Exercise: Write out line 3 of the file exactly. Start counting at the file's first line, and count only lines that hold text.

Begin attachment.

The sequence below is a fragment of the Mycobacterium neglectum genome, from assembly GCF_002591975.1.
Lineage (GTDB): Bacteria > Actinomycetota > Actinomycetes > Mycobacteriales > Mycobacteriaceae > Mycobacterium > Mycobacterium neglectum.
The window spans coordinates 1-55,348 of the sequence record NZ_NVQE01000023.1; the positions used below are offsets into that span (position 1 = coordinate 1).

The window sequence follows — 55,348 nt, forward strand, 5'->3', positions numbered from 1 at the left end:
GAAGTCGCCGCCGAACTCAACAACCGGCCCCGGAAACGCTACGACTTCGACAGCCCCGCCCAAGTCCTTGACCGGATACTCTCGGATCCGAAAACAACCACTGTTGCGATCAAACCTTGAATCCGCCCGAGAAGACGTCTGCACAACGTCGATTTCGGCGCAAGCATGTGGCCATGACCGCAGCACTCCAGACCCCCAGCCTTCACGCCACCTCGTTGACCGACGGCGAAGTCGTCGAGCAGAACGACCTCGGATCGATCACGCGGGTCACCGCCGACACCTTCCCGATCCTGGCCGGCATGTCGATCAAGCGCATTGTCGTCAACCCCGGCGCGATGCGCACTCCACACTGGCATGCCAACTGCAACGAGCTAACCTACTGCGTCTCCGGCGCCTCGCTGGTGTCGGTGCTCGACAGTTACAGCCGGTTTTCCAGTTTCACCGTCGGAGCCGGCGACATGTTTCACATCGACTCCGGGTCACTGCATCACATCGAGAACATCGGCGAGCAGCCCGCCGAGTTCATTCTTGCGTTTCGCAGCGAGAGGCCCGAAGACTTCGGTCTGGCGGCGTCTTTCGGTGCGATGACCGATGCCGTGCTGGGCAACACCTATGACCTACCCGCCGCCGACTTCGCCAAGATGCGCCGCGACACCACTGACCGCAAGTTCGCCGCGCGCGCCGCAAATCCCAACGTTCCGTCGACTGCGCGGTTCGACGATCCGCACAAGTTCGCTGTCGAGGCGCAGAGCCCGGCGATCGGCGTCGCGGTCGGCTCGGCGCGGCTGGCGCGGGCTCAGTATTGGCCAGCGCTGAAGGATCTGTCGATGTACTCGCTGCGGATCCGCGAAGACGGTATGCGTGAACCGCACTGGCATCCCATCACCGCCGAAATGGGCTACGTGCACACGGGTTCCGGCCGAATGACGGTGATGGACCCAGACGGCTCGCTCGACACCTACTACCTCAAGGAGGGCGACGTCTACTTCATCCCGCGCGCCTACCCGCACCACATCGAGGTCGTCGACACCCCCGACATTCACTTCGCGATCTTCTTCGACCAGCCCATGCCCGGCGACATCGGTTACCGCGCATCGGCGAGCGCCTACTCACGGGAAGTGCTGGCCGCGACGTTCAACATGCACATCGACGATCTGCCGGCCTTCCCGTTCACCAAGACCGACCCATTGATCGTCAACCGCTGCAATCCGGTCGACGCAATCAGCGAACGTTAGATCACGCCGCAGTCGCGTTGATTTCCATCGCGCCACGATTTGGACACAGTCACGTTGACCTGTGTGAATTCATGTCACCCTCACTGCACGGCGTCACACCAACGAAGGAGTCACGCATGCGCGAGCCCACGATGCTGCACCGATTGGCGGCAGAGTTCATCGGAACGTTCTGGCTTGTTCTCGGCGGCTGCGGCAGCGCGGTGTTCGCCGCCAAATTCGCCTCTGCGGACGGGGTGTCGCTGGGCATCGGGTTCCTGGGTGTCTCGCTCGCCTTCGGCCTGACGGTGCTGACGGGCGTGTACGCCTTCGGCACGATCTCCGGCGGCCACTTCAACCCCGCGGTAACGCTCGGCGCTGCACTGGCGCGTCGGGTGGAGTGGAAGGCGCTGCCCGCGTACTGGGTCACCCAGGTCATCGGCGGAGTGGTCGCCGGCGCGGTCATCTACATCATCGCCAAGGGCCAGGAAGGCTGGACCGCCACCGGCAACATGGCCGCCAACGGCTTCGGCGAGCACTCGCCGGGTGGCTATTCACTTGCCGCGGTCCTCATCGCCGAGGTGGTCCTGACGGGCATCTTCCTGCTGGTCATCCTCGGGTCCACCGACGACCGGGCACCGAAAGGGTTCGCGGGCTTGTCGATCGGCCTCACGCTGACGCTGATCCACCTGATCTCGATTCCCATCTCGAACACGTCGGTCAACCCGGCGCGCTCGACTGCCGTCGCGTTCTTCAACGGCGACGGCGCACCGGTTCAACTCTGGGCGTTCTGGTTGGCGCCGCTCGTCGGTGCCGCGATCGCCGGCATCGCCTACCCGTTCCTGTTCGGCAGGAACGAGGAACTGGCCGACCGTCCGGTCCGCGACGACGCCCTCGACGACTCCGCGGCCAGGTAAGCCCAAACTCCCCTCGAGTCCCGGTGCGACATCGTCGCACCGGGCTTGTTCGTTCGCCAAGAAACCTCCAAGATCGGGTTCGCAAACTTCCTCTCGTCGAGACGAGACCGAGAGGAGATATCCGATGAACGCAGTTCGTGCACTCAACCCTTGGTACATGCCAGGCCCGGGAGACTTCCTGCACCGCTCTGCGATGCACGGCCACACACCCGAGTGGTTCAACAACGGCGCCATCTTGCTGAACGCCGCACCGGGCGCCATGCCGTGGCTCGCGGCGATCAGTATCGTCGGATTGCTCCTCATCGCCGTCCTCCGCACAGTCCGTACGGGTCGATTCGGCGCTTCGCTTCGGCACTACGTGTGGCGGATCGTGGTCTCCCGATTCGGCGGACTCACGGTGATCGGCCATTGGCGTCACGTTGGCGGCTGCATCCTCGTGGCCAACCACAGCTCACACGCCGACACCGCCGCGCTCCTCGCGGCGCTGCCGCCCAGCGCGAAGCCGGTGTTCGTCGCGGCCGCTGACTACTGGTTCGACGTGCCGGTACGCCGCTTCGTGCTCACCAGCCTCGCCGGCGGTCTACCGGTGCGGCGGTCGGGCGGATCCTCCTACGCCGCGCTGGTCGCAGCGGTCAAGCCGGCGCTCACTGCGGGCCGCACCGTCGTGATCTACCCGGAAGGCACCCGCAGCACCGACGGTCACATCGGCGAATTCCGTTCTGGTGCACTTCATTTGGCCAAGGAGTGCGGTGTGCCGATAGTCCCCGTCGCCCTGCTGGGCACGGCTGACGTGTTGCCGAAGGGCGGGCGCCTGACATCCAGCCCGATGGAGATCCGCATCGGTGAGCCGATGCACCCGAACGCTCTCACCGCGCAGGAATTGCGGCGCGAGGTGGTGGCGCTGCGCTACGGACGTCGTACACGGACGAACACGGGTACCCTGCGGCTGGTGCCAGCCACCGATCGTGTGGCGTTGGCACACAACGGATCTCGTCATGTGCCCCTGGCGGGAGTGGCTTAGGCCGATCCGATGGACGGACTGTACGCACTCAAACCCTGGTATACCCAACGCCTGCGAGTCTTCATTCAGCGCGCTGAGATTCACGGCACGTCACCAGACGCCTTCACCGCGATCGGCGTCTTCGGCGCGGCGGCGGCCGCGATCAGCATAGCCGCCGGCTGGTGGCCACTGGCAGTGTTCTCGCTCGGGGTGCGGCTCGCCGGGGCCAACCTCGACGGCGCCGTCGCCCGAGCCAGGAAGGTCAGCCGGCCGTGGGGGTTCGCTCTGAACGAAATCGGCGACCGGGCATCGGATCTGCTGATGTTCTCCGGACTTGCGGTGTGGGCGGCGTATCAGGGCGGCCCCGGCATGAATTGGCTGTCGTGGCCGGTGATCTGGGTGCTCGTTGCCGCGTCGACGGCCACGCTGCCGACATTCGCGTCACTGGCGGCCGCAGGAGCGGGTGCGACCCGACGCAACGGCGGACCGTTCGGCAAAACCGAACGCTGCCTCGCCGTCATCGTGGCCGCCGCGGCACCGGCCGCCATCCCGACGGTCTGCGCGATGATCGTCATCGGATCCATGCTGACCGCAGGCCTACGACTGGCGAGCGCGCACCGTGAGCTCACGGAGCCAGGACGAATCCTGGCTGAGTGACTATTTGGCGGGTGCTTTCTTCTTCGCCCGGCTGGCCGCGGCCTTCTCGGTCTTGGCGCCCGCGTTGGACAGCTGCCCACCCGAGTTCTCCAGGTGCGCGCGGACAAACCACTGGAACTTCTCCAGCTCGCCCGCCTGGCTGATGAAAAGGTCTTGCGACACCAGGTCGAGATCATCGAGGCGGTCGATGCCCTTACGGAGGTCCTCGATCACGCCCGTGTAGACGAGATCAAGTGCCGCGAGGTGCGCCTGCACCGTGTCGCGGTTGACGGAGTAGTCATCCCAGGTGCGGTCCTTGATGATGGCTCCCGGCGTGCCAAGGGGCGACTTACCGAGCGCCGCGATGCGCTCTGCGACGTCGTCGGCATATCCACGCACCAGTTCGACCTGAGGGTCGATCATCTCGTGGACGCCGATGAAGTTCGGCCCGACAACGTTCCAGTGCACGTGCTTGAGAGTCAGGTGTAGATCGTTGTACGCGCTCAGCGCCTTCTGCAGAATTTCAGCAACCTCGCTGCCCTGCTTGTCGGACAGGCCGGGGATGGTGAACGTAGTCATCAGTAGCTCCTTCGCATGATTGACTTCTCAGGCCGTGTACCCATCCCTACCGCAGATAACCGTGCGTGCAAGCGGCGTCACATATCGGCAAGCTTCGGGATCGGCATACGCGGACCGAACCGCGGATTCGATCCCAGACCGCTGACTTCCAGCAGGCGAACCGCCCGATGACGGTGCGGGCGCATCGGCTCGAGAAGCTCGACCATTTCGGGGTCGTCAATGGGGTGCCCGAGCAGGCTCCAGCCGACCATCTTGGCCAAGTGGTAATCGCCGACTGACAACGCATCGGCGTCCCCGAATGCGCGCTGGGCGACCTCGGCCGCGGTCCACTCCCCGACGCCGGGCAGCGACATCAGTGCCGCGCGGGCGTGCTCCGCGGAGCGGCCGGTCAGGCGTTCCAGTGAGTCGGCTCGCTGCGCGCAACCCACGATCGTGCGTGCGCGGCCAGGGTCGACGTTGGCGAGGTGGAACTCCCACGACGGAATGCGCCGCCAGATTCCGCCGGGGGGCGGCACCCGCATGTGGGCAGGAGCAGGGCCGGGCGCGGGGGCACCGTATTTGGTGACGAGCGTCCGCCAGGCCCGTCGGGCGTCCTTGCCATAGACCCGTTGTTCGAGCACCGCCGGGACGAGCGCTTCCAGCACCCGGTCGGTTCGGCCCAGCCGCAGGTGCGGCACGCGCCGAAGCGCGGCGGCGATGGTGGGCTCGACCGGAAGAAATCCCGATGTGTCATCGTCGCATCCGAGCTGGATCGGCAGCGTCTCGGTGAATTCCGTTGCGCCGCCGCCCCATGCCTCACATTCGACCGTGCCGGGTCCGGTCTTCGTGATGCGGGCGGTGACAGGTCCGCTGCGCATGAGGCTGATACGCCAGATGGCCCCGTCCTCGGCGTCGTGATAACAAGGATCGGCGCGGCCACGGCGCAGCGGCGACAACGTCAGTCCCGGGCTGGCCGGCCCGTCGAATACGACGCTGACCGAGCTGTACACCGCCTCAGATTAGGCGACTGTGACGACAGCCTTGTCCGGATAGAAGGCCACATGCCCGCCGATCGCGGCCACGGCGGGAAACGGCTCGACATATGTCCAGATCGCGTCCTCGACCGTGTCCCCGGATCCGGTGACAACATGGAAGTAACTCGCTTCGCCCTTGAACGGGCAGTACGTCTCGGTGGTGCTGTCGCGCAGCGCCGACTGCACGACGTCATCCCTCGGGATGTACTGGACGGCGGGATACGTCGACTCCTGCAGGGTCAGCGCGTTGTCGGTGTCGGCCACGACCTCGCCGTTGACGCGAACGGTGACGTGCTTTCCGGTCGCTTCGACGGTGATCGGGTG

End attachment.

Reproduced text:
The window spans coordinates 1-55,348 of the sequence record NZ_NVQE01000023.1; the positions used below are offsets into that span (position 1 = coordinate 1).